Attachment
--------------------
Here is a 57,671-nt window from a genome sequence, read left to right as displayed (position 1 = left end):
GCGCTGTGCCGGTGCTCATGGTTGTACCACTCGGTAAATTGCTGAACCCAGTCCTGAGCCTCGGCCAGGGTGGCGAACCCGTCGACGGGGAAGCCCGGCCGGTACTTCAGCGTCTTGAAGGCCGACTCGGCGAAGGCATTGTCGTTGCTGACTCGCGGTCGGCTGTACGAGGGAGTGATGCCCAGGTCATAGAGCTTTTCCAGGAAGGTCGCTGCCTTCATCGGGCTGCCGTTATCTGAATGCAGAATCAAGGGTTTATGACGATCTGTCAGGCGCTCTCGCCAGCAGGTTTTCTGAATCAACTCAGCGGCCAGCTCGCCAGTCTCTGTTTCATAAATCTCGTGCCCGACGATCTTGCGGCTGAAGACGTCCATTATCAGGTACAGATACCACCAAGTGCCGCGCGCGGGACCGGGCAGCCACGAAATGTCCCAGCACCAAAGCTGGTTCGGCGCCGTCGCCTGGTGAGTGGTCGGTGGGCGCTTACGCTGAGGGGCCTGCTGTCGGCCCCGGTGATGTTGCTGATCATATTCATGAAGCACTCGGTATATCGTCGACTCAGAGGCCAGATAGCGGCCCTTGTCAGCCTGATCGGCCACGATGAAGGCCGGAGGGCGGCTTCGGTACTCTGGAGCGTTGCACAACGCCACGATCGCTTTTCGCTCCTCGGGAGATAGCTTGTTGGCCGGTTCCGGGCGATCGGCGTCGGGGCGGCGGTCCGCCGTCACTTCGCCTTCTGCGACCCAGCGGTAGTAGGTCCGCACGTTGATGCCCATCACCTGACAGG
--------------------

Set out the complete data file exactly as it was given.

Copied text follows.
Here is a 57,671-nt window from a genome sequence, read left to right as displayed (position 1 = left end):
GCGCTGTGCCGGTGCTCATGGTTGTACCACTCGGTAAATTGCTGAACCCAGTCCTGAGCCTCGGCCAGGGTGGCGAACCCGTCGACGGGGAAGCCCGGCCGGTACTTCAGCGTCTTGAAGGCCGACTCGGCGAAGGCATTGTCGTTGCTGACTCGCGGTCGGCTGTACGAGGGAGTGATGCCCAGGTCATAGAGCTTTTCCAGGAAGGTCGCTGCCTTCATCGGGCTGCCGTTATCTGAATGCAGAATCAAGGGTTTATGACGATCTGTCAGGCGCTCTCGCCAGCAGGTTTTCTGAATCAACTCAGCGGCCAGCTCGCCAGTCTCTGTTTCATAAATCTCGTGCCCGACGATCTTGCGGCTGAAGACGTCCATTATCAGGTACAGATACCACCAAGTGCCGCGCGCGGGACCGGGCAGCCACGAAATGTCCCAGCACCAAAGCTGGTTCGGCGCCGTCGCCTGGTGAGTGGTCGGTGGGCGCTTACGCTGAGGGGCCTGCTGTCGGCCCCGGTGATGTTGCTGATCATATTCATGAAGCACTCGGTATATCGTCGACTCAGAGGCCAGATAGCGGCCCTTGTCAGCCTGATCGGCCACGATGAAGGCCGGAGGGCGGCTTCGGTACTCTGGAGCGTTGCACAACGCCACGATCGCTTTTCGCTCCTCGGGAGATAGCTTGTTGGCCGGTTCCGGGCGATCGGCGTCGGGGCGGCGGTCCGCCGTCACTTCGCCTTCTGCGACCCAGCGGTAGTAGGTCCGCACGTTGATGCCCATCACCTGACAGG